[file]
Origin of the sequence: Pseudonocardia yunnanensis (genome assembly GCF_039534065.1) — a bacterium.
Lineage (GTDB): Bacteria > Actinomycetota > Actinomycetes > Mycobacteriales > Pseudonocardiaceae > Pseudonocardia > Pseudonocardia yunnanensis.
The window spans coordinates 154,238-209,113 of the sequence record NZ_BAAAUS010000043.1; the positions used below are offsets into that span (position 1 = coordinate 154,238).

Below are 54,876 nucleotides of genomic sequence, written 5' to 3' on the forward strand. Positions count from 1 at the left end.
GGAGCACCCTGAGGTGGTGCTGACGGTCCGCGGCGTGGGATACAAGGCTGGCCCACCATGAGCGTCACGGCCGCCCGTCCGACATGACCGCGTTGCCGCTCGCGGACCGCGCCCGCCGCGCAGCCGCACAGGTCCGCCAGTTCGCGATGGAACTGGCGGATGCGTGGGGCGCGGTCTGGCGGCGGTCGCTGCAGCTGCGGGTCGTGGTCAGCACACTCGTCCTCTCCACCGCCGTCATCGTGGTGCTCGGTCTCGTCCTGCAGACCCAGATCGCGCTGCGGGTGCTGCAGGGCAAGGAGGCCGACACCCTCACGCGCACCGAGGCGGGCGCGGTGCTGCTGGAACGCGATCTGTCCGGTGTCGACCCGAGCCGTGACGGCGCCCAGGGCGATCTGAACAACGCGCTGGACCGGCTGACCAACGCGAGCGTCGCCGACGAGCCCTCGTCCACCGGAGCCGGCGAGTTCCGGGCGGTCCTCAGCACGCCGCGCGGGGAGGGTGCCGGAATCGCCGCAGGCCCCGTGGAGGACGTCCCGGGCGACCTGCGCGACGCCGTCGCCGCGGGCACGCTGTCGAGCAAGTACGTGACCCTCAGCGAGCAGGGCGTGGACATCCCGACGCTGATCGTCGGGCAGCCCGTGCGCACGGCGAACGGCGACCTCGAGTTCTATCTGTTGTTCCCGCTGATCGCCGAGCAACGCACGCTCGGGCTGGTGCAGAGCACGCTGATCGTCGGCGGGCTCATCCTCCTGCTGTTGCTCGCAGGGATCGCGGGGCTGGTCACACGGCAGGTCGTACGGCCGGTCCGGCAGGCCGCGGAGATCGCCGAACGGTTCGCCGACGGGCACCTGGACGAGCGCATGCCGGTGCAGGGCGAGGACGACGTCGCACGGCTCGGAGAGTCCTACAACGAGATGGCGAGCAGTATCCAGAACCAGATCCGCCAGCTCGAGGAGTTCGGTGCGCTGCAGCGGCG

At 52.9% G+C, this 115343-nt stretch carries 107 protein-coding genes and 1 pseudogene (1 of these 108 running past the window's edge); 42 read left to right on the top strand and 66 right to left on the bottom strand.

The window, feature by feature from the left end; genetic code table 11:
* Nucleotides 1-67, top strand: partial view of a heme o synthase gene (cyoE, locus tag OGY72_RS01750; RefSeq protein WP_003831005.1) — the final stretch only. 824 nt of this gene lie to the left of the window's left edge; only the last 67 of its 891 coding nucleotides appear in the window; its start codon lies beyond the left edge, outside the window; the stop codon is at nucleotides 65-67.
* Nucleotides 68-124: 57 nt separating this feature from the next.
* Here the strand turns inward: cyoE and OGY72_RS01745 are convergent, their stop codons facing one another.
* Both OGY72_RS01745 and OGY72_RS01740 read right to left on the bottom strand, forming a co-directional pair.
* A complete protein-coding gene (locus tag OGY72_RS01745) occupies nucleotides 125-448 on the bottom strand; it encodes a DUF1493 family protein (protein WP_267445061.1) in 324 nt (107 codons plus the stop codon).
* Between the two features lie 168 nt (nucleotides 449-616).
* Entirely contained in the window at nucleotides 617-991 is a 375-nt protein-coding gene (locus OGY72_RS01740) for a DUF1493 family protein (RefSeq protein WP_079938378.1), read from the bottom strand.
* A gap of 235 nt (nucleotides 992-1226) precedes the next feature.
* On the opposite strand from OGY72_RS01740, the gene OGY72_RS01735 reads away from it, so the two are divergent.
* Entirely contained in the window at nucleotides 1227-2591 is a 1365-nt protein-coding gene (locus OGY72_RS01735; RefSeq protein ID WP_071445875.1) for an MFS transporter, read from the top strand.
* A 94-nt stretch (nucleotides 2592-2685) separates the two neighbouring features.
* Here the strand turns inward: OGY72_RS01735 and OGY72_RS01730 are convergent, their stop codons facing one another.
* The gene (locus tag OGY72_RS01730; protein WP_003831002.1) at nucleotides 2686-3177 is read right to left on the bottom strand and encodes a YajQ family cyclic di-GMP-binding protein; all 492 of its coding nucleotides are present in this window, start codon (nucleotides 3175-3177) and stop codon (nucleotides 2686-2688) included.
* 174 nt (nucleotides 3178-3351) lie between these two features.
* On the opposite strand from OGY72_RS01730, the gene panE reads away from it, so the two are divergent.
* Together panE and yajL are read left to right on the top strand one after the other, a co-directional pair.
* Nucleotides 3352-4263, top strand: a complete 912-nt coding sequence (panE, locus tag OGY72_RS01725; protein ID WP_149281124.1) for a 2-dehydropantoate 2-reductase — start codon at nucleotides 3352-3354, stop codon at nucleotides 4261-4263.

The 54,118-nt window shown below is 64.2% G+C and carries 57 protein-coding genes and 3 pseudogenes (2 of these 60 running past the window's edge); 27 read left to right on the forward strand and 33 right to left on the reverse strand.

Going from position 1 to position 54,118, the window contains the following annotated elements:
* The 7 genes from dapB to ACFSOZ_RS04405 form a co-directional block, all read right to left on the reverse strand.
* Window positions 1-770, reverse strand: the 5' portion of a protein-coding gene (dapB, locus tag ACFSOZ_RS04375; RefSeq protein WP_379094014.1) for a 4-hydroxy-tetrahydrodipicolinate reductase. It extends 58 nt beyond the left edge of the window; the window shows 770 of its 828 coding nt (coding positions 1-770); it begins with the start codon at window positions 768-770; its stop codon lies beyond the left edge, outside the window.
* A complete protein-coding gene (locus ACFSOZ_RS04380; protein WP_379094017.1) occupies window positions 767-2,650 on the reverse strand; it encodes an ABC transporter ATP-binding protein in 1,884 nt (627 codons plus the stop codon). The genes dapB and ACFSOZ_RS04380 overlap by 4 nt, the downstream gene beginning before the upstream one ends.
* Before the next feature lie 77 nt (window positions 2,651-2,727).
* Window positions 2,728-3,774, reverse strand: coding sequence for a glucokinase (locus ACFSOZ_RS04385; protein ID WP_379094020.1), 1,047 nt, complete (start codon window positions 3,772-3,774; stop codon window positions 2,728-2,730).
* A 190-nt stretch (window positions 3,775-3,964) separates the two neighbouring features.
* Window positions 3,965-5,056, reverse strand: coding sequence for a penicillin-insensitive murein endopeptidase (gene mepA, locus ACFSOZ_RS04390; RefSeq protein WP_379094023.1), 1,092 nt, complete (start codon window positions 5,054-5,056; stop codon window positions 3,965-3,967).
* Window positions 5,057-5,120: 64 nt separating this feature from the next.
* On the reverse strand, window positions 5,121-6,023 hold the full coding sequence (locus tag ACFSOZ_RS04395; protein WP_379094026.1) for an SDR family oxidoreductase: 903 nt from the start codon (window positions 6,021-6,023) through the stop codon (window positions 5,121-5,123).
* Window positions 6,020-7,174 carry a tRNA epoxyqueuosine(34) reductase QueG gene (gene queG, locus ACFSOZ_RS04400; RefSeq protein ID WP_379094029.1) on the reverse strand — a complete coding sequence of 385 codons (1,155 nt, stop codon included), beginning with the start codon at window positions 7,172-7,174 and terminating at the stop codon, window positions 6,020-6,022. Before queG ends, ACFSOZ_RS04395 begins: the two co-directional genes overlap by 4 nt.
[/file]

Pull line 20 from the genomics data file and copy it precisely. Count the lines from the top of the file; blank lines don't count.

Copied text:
* The gene (locus tag OGY72_RS01730; protein WP_003831002.1) at nucleotides 2686-3177 is read right to left on the bottom strand and encodes a YajQ family cyclic di-GMP-binding protein; all 492 of its coding nucleotides are present in this window, start codon (nucleotides 3175-3177) and stop codon (nucleotides 2686-2688) included.